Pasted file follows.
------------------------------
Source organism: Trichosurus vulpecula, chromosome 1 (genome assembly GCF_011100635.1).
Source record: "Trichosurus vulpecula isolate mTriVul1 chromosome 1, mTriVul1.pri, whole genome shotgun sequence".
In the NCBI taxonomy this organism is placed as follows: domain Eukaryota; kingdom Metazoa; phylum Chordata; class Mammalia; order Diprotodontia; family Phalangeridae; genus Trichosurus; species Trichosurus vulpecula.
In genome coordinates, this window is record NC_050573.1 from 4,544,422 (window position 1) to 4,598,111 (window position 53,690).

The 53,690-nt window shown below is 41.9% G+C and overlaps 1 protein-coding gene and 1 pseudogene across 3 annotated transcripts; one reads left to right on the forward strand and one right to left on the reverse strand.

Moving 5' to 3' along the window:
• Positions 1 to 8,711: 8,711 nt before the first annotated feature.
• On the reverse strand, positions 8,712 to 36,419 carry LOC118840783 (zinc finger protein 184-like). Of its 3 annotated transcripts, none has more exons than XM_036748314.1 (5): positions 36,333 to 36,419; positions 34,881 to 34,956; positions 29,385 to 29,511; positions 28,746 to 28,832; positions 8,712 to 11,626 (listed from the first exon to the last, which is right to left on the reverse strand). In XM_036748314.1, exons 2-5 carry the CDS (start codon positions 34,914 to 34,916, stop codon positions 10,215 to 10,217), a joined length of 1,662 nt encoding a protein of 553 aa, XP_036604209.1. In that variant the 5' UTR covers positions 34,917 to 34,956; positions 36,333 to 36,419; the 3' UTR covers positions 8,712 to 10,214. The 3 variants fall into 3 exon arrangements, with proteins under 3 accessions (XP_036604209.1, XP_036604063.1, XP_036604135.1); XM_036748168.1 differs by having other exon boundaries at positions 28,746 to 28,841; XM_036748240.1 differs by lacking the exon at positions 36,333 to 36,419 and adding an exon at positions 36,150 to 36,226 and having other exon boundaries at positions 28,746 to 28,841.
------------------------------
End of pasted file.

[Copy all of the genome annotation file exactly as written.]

Source organism: Trichosurus vulpecula, chromosome 1 (genome assembly GCF_011100635.1).
Source record: "Trichosurus vulpecula isolate mTriVul1 chromosome 1, mTriVul1.pri, whole genome shotgun sequence".
In the NCBI taxonomy this organism is placed as follows: domain Eukaryota; kingdom Metazoa; phylum Chordata; class Mammalia; order Diprotodontia; family Phalangeridae; genus Trichosurus; species Trichosurus vulpecula.
In genome coordinates, this window is record NC_050573.1 from 4,544,422 (window position 1) to 4,598,111 (window position 53,690).

The 53,690-nt window shown below is 41.9% G+C and overlaps 1 protein-coding gene and 1 pseudogene across 3 annotated transcripts; one reads left to right on the forward strand and one right to left on the reverse strand.

Moving 5' to 3' along the window:
• Positions 1 to 8,711: 8,711 nt before the first annotated feature.
• On the reverse strand, positions 8,712 to 36,419 carry LOC118840783 (zinc finger protein 184-like). Of its 3 annotated transcripts, none has more exons than XM_036748314.1 (5): positions 36,333 to 36,419; positions 34,881 to 34,956; positions 29,385 to 29,511; positions 28,746 to 28,832; positions 8,712 to 11,626 (listed from the first exon to the last, which is right to left on the reverse strand). In XM_036748314.1, exons 2-5 carry the CDS (start codon positions 34,914 to 34,916, stop codon positions 10,215 to 10,217), a joined length of 1,662 nt encoding a protein of 553 aa, XP_036604209.1. In that variant the 5' UTR covers positions 34,917 to 34,956; positions 36,333 to 36,419; the 3' UTR covers positions 8,712 to 10,214. The 3 variants fall into 3 exon arrangements, with proteins under 3 accessions (XP_036604209.1, XP_036604063.1, XP_036604135.1); XM_036748168.1 differs by having other exon boundaries at positions 28,746 to 28,841; XM_036748240.1 differs by lacking the exon at positions 36,333 to 36,419 and adding an exon at positions 36,150 to 36,226 and having other exon boundaries at positions 28,746 to 28,841.